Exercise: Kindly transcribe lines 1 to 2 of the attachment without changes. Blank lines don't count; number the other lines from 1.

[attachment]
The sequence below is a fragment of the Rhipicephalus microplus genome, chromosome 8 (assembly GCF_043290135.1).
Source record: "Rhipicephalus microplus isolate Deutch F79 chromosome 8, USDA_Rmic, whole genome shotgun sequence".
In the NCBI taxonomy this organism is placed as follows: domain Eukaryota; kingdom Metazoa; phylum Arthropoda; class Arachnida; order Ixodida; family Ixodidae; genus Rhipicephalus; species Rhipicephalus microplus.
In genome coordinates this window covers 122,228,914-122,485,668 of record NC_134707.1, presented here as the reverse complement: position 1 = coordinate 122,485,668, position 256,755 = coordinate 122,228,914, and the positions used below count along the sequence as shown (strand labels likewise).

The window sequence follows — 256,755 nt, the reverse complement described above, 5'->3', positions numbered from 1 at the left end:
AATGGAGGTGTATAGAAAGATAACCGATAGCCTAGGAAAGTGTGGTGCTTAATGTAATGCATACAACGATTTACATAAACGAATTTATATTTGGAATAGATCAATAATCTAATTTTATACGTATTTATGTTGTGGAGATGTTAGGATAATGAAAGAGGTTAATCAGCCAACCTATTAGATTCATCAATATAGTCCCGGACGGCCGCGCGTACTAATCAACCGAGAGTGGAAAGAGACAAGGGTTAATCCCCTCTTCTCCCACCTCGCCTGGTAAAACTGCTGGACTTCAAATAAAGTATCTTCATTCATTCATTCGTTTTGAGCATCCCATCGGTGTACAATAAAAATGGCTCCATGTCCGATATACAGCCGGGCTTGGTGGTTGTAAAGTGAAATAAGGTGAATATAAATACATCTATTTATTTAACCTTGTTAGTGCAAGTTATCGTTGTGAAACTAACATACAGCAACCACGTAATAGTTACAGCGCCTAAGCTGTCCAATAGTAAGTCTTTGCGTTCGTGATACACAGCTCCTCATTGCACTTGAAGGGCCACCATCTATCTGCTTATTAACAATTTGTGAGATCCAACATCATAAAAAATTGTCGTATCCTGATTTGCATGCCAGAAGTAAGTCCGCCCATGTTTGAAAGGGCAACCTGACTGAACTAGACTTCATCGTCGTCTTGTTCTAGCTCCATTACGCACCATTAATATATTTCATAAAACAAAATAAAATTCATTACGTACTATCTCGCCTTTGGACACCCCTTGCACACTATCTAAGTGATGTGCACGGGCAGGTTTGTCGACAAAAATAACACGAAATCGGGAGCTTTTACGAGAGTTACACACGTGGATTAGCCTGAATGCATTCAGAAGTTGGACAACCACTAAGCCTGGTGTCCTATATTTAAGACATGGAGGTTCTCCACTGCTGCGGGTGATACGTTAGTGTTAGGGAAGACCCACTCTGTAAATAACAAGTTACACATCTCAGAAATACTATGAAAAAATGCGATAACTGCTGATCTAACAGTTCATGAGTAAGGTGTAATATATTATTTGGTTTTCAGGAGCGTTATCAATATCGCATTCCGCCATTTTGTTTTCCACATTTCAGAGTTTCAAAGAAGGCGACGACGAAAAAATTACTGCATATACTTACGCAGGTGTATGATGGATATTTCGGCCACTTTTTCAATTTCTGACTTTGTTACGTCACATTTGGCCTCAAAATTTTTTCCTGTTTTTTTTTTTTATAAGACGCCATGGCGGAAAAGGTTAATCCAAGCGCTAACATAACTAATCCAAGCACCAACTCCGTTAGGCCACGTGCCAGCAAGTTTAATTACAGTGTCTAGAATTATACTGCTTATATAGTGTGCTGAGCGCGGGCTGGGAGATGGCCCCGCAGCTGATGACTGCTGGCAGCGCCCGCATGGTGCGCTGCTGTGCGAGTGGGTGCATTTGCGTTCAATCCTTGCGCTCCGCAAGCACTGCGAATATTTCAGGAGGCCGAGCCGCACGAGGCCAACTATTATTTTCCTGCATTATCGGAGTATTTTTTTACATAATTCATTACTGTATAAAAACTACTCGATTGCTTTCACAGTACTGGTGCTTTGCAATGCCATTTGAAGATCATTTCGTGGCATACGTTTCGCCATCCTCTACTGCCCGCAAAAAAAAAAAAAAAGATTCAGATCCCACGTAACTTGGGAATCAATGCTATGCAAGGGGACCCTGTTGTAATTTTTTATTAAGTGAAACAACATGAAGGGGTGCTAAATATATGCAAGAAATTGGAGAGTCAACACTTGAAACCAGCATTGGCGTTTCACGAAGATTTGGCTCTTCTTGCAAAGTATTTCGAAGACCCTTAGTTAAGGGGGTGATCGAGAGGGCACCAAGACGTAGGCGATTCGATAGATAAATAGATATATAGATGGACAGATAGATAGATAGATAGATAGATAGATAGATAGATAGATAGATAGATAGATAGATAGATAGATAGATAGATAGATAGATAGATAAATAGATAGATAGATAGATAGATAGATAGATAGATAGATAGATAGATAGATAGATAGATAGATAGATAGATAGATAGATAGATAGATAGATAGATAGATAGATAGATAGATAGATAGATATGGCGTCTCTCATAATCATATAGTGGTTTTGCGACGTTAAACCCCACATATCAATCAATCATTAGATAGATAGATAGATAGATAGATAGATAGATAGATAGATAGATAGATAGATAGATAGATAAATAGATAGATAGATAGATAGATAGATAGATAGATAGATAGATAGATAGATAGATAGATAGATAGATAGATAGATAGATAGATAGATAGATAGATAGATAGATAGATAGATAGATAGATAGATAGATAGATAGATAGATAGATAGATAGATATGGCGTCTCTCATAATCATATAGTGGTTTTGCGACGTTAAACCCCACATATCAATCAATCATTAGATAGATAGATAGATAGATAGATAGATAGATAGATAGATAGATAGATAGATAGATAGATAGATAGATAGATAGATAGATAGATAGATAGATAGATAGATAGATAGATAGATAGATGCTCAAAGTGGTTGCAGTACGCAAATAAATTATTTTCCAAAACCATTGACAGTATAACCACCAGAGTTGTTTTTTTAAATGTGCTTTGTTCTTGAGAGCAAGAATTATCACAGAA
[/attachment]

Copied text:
The sequence below is a fragment of the Rhipicephalus microplus genome, chromosome 8 (assembly GCF_043290135.1).
Source record: "Rhipicephalus microplus isolate Deutch F79 chromosome 8, USDA_Rmic, whole genome shotgun sequence".